December retail sales drop 1.9% after early holiday peak

NEW YORK – Americans, beset by a lack of product choice, inflated prices and the arrival of omicrons, slashed their spending sharply in December after an early fall shopping boom brought boost this year’s holiday shopping season.

The US Commerce Department said on Friday, the US Department of Commerce said retail sales fell 1.9% seasonally adjusted in December compared with November as sales rose 0.3%. . Sales jumped 1.8 percent in October as shoppers, worried about product shortages, began their holiday shopping. However, retail sales last month were up 16.9% from December 2020, the Commerce Department said on Friday. For the full year of 2021, sales spiked 19.3% year over year.

The drop in spending was widespread across many sectors. Department store sales fell 7%, restaurant sales fell 0.8% and online sales fell 8.7% month-over-month, according to the report.

Omicron was identified by the World Health Organization in late November, and the Commerce Department’s December report was the first to document some of its effects on consumer behavior.

The monthly retail report only covers about a third of total consumer spending and doesn’t include money spent on things like haircuts, hotel stays or airline tickets, all of which are trending downwards. decrease when anxiety about COVID-19 soars. In November, restaurant sales rose 1% – the industry’s best gain since July.

Industry analysts suspect that shoppers who waited until the last minute and didn’t find what they wanted and took the card, or purchased a gift card, won’t show up in retail data until those cards that is changed.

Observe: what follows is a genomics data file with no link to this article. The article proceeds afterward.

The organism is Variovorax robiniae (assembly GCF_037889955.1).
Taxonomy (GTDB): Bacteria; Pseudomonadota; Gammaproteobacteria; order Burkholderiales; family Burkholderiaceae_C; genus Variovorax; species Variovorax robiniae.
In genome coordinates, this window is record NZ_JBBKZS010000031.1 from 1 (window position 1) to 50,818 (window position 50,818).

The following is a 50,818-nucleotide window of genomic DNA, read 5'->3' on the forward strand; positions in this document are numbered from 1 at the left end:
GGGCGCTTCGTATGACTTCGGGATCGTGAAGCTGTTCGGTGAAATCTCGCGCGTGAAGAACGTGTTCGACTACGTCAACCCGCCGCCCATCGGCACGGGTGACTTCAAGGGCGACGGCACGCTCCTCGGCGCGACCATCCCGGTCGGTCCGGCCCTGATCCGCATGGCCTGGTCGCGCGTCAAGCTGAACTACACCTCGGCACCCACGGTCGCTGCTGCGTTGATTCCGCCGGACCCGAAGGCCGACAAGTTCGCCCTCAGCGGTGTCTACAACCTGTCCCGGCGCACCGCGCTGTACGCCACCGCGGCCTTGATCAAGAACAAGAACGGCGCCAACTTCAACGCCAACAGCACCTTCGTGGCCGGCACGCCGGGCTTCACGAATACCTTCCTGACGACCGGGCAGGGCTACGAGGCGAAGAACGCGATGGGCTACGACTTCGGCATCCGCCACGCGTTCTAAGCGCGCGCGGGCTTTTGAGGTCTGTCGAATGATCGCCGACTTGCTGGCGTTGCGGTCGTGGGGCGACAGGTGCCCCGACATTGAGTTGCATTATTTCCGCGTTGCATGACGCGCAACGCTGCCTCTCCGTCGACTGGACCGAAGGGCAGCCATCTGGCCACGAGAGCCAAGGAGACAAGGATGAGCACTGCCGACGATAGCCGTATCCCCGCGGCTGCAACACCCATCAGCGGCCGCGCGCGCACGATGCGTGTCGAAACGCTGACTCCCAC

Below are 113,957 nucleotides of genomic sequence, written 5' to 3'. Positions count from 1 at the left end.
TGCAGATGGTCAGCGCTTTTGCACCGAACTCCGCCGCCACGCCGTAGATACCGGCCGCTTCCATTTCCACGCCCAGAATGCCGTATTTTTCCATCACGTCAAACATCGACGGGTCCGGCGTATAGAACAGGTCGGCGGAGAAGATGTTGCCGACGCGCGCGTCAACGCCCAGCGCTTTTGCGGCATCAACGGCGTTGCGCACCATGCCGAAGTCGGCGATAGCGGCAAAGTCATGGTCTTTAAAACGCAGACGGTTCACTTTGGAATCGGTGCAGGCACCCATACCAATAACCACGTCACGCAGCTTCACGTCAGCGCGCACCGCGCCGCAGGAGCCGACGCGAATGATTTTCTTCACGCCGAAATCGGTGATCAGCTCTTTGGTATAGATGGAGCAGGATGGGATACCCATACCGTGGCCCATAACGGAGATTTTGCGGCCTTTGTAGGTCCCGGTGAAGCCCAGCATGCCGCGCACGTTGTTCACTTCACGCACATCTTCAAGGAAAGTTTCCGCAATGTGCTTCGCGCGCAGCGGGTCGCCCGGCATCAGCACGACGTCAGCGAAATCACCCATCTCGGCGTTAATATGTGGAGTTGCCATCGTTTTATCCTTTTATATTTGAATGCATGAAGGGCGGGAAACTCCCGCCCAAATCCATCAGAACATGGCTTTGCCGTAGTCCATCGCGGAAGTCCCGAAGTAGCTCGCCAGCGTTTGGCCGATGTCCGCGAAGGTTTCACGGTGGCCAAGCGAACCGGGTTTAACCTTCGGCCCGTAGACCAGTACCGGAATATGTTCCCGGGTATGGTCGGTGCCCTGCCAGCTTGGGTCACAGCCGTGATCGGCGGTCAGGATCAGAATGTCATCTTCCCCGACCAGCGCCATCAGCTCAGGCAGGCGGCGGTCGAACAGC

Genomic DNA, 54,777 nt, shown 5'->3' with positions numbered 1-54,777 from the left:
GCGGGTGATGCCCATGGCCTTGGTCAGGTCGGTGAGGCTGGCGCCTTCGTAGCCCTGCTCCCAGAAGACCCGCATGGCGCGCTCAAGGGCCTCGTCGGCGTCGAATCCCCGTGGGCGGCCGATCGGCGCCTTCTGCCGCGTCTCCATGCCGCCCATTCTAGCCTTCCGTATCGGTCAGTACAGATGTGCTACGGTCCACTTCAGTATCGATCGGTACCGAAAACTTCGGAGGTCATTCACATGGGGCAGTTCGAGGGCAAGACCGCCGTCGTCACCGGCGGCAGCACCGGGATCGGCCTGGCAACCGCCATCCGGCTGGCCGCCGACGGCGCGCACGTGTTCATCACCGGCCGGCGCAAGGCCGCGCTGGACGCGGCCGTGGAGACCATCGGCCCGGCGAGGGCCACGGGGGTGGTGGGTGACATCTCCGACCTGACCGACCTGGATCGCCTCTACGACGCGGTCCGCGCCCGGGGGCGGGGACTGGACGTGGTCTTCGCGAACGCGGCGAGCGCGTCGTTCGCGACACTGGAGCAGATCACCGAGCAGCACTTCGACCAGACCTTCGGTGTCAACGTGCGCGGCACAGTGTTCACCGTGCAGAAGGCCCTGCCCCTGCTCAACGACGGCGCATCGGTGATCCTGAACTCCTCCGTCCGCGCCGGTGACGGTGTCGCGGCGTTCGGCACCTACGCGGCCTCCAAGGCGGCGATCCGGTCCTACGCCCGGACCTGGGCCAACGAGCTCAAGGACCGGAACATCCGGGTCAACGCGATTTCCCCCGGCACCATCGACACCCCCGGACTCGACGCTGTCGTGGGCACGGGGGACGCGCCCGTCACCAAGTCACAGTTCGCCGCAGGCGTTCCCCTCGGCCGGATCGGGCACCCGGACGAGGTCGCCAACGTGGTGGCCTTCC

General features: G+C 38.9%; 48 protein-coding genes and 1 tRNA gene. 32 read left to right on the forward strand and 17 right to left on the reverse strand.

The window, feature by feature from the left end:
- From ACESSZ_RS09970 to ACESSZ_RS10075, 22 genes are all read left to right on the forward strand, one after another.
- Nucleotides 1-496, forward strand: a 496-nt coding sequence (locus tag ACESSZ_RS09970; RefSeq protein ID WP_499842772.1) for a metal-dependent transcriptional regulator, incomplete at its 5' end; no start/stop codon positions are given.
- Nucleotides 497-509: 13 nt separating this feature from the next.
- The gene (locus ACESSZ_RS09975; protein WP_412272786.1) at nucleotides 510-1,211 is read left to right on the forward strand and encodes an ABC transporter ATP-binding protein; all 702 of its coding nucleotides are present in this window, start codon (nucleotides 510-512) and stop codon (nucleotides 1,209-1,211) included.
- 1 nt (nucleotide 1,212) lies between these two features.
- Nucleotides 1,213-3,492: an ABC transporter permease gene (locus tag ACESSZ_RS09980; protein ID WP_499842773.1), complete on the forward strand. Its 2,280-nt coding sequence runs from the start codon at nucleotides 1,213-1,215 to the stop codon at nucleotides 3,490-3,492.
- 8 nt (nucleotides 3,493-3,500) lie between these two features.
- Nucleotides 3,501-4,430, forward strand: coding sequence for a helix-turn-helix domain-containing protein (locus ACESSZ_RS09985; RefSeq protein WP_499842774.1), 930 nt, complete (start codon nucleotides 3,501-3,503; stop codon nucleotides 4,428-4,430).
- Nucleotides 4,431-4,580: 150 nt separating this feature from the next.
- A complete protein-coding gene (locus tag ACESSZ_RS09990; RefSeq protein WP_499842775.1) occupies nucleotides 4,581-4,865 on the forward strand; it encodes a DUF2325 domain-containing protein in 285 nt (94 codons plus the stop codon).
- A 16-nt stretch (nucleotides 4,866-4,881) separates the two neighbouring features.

There is also a unique era in which we live that has skewed some economic indicators. Many economists argue that the seasonal adjustment of retail sales has been hit by the pandemic, which has rattled Americans’ spending patterns. The seasonal adjustment is intended to account for the usual spike in holiday shopping in December. This year, however, due to the notorious shortages, Americans are starting to shop for the holiday early, and the seasonal adjustment could spruce up any December holiday season.

And Americans this year did not reduce spending. They are spending money differently, but they are spending more, not less.

The National Retail Federation is examining last month’s sales figures and will release reports on Friday for November and December. The nation’s largest retail trade group has predicted record growth record in the range of 8.5% to 10.5%, compared with the same period last year.

Mastercard SpendPulse, which tracks all types of payments including cash and debit cards, reported late last month that holiday sales jumped 8.5% from Nov. December 24 from a year earlier. That’s the fastest pace in 17 years.

Lydia Boussour, US economist at Oxford Economics, said: “Consumer spending will remain the cornerstone of economic growth this year, but the short-term path will change amid the schools landscape. Omicron compounds are on the rise”. Boussour believes that after a soft patch in the first quarter, spending will pick up again in the spring due to strong wages and savings.

Stephen Stanley, chief economist at Amherst Pierpoint, agrees, pointing out a strong labor market and massive pent-up demand and “a pile of extra cash to spend.”

Stanley predicts: “People will spend again as the Omicron wave fades.

The omicron variant has led to widespread worker shortages that have people complaining of illness, including in the retail sector, and a supply shortage has limited what gets it stocked on store shelves. . Shops and restaurants have cut their operating hours or remain closed on the days they were previously open. December retail sales drop 1.9% after early holiday peak

James Brien

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